Meredith was seething. “How could Pastor Joe say I need to use my gifts? I go to church every Sunday. I sing in the choir. Isn’t that enough?” She clenched her knuckles so tight, they turned white. Her jaw ached from the tension and her head hurt.
Slumping onto a veranda seat stuffed full of floral cushions, she began to weep silently. She worked five and half days a week so they could live more comfortably than she did as a child. Her vision blurred as she scanned the manicured lawn, perfectly pruned shrubs and roses in full bloom. The house looked like it belonged on the front of a house and garden magazine. A sob broke loose wishing her marriage was as perfect.
She drew her legs up and rested her chin on her knees. God, I want to do more for others, but I don’t have any gifts. Mrs. Stevens cooks meals for new mothers and Jenny sews quilts for the needy. Alan teaches the youth. Even Daniel, who is intellectually handicapped, is always repairing things. The Jones’s have a real gift for marriage counseling and…
Meredith wiped her eyes as she walked past fuchsia baskets that dripped with hot pinks and purple. She passed the trimmed potted plants that lined the stark white veranda palings, around the corner and past the crystal clear front window. A delivery man stood at the front door holding a large brown package.
He turned toward her as she approached. “Special delivery for a Meredith Connelly.”
“That’s me,” Meredith replied, taking a notebook from the short balding man to sign.
“Enjoy your afternoon, Ma’am.”
Meredith returned to the veranda seat and began untying the string. That’s odd, it’s Sunday. They don’t make deliveries on Sundays. She turned the package over and over. No sender’s name. She opened the box and peered inside. Empty! But it feels full. She noticed strips of paper lying on the bottom of the box with words written on them. She gathered a few in her hand and began to read.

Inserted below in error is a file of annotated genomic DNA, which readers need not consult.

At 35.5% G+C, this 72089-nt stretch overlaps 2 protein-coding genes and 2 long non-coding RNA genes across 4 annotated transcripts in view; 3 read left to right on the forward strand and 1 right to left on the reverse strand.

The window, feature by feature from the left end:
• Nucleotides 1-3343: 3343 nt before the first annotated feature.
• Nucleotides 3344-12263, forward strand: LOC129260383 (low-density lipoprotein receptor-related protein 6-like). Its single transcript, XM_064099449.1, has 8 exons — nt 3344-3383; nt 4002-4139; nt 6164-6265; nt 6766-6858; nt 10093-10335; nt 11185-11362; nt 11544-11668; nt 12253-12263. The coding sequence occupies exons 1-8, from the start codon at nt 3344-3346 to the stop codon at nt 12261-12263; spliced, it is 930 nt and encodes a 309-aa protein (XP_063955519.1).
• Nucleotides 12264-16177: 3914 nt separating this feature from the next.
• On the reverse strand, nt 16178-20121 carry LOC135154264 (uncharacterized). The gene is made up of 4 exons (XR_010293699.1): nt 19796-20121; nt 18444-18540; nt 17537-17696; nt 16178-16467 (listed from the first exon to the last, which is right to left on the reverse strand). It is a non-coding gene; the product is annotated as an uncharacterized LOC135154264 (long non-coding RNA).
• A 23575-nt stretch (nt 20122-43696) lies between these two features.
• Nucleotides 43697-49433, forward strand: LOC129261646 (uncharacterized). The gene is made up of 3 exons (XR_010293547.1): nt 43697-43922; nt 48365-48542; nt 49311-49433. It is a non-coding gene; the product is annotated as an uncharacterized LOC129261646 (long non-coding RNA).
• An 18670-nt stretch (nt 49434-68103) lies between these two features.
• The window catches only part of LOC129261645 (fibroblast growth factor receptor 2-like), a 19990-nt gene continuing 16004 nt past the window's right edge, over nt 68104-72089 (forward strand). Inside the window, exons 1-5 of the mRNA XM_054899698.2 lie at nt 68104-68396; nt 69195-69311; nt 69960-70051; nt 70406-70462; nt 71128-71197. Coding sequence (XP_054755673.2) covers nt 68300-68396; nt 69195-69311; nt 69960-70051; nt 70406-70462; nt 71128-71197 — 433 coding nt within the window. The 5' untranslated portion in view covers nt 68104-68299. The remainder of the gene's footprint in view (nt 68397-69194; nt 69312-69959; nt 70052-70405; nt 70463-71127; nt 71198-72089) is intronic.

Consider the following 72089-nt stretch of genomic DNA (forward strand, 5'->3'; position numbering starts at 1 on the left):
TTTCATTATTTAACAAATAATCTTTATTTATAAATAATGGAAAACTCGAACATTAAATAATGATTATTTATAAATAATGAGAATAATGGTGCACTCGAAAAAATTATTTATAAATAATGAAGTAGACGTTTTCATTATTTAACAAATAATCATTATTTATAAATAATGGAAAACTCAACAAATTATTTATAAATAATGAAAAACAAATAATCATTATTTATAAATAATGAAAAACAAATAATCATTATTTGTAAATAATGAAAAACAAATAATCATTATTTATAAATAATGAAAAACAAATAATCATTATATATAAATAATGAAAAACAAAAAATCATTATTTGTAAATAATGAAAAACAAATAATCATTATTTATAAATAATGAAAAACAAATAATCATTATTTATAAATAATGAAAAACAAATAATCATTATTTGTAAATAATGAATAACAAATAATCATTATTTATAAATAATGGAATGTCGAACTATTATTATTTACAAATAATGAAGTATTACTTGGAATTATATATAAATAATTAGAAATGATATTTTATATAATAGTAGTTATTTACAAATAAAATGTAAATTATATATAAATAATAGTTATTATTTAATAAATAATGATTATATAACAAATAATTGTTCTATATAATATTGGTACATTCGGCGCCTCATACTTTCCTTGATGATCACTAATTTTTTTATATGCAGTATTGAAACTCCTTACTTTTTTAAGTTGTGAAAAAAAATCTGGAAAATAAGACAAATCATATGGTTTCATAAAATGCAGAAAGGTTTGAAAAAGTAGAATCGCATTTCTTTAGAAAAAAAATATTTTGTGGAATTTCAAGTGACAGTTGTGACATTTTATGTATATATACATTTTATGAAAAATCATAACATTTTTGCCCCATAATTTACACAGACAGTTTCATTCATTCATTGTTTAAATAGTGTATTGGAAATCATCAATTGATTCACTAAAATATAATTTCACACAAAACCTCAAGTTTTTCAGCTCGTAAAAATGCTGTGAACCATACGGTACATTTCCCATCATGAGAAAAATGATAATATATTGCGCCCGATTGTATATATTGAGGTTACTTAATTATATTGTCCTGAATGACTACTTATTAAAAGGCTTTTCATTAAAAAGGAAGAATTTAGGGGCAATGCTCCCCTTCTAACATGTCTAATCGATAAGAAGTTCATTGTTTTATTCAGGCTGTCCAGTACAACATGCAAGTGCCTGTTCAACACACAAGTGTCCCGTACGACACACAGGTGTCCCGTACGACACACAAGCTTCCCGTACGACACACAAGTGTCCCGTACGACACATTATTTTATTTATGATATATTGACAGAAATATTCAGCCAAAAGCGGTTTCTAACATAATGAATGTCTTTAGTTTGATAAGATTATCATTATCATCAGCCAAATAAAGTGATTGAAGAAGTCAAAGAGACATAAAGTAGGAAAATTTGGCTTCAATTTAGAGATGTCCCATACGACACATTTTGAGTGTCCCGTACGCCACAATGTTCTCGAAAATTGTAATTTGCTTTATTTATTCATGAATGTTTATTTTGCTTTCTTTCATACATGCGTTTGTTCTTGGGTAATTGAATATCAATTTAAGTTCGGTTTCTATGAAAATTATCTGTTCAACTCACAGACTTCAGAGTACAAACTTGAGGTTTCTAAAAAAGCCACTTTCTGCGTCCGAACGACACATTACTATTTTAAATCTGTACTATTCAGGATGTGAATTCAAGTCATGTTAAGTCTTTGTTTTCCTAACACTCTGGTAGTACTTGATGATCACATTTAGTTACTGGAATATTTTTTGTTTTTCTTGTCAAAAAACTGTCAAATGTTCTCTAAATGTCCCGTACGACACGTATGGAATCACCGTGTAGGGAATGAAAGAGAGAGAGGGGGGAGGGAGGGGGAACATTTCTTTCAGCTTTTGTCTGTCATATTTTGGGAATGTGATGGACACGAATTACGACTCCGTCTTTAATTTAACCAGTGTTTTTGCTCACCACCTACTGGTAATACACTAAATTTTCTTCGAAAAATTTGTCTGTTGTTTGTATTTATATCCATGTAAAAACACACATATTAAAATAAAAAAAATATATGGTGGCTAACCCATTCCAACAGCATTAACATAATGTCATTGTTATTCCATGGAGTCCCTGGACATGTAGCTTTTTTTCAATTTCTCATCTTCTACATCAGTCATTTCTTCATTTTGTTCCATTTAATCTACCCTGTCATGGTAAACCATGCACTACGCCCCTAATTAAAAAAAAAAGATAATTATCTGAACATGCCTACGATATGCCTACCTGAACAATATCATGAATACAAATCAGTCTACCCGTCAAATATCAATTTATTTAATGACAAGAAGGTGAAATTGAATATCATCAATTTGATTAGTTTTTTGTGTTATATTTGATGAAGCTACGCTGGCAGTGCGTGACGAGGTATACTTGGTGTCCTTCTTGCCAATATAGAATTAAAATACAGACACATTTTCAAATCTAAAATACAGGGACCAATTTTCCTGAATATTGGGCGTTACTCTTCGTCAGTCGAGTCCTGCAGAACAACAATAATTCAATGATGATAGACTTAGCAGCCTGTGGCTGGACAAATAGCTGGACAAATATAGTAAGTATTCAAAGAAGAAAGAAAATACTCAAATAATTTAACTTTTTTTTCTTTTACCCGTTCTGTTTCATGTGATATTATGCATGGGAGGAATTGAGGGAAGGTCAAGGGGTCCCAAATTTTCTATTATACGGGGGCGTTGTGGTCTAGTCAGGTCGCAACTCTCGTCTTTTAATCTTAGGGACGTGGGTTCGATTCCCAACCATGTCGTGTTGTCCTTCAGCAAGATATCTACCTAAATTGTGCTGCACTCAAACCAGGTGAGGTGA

I gave you the gift of hospitality, but your home is never opened to others.
I gave you the gift of teaching, but when there was a need for a temporary Sunday School teacher, you ignored the plea.
I gave you the gift of service, but you never had the time to water Mrs. Jessop’s’ garden when she was ill.
I gave you the gift of encouragement, but not a word did you give your own dear husband when he struggled with acceptance from his new boss.
“What is this?” Meredith pulled the remainder of the notes from the box and studied them. She froze. “How can this be? No one knew any of this except… Oh God, you gave me these gifts but I’ve never used one of them for the body of Christ. I’ve been selfish. Forgive me.” She wept, pouring her heart out to her Father.
Meredith placed the box on the floor beside her and dropped the notes inside. She entered the house through the back door with a purpose in every step. She found her husband sitting in his home-office, the aroma of leather and cedar wood meeting her through the open door. “John, I was wondering if we could have Bible Study here.”
John looked up, on his face a surprised expression. “Are you sure?”
She took in a slow, deep breath. “Yes, I’ll finish work early on Wednesdays so we can eat together before everyone arrives.”
“That would be nice. I’ve missed eating together.”
“John, you mentioned this morning that you’ll be leading the group through Romans twelve this week—about the body of Christ and gifts…”
He stood and walked round his desk. “Why the change?”
“Let’s just say I had a special delivery,” she smiled awkwardly. “I haven’t coped since you’ve taken up the position as Assistant Pastor and I know it hasn’t been easy working under a Senior Pastor like Joe. What can I do to help, John? How do I use my gifts to help you? How do I use my gifts to help the body of Christ?”
“My dear Meredith, I believe you have discovered how. Whatever this special delivery was, I’d like to share in it.”
They walked hand-in-hand to the veranda while Meredith explained, but the box was gone. The notes were gone. Yet, somehow they both knew; they had just received a special delivery.
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